Nucleotropic doxorubicin nanoparticles decrease cancer cell viability, destroy mitochondria, induce autophagy and enhance tumour necrosis

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Doxorubicin (Dox) is used clinically against various neoplasias, but suffers from serious side effects, and for the past three decades, this shortcoming has spurred research towards finding better drug delivery systems (DDSs) for this frontline drug.


A non-targeted nucleotropic Dox-loaded nanoparticle (DNP) DDS is described, which has a simple chemical design, is easy to formulate and administer, is inexpensive, non-biohazardous and may prove to be useful clinically.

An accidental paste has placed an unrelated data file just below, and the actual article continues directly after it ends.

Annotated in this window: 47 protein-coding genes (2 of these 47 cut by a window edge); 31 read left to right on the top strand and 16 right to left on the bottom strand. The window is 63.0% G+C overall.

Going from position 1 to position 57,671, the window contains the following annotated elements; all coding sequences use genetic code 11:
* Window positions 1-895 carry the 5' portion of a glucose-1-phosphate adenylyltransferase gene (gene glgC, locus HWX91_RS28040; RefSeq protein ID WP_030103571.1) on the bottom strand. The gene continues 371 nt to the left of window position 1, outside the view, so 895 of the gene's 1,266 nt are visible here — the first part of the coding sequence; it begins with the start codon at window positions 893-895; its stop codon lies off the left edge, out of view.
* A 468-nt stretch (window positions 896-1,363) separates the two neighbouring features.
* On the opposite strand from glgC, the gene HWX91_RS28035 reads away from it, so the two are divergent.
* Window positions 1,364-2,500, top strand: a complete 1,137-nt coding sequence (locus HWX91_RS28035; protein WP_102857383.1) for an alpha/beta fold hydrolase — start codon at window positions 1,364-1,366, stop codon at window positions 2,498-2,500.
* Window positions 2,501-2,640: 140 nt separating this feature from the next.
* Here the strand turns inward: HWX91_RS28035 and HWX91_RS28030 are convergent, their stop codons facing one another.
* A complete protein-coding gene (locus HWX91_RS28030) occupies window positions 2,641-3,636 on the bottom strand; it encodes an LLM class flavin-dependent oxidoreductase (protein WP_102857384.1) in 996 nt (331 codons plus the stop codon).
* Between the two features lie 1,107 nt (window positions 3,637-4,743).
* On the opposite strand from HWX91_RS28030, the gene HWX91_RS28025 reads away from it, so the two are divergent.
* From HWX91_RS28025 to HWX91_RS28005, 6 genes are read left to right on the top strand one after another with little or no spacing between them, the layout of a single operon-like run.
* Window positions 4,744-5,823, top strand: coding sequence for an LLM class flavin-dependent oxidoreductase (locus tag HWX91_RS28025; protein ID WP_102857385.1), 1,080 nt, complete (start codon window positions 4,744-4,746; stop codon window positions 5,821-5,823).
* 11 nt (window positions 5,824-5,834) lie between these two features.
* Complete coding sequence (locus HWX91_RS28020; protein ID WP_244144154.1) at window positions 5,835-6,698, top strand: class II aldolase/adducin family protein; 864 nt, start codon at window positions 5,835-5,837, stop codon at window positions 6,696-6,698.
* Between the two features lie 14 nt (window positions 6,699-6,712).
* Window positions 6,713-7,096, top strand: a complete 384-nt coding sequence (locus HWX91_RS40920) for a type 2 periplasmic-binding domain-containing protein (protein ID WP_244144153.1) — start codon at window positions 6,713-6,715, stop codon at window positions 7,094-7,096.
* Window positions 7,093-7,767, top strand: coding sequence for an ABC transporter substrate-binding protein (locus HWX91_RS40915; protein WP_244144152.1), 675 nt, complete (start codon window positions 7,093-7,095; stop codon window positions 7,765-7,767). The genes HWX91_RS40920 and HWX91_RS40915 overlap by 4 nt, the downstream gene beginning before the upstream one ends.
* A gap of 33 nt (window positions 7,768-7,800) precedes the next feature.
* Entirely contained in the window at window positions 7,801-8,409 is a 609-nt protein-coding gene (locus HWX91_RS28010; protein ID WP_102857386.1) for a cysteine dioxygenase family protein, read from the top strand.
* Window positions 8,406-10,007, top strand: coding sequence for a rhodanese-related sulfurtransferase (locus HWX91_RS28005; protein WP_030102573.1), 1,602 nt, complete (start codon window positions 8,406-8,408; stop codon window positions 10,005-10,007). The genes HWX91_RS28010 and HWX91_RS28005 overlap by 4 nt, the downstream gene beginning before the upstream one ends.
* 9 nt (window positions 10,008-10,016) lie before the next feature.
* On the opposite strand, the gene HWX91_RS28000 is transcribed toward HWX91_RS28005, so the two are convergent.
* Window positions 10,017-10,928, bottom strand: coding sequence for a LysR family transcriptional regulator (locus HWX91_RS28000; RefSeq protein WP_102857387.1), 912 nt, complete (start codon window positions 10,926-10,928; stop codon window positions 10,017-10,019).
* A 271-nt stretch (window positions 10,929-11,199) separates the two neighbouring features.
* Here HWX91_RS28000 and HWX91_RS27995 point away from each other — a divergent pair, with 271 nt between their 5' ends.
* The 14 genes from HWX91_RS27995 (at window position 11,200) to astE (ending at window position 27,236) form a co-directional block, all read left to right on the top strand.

Key findings

The DNP formulated via vortex-assisted complex coarcevation enhanced (300-fold) cell-inhibitory activity of the drug in a panel of human cancer cells (osteosarcoma, breast, prostate and colorectal cancer) and enhanced (10-fold) efficacy against osteosarcoma (OS) in vivo. The slow-release DNPs localised to the endoplasmic reticulum disrupted the mitochondria and entered the nucleus. Prominent cytosolic vacuolisation, budding off of portions of the cytoplasm, both suggestive of autophagy, were observed. Mice that were administered with DNPs intratumorally had the smallest tumours at the end of the study, with more necrotic hotspots.


This promising nucleotropic DDS enhances the cell delivery and activity of Dox against a variety of human cancer cell lines and in OS tumours in mice.

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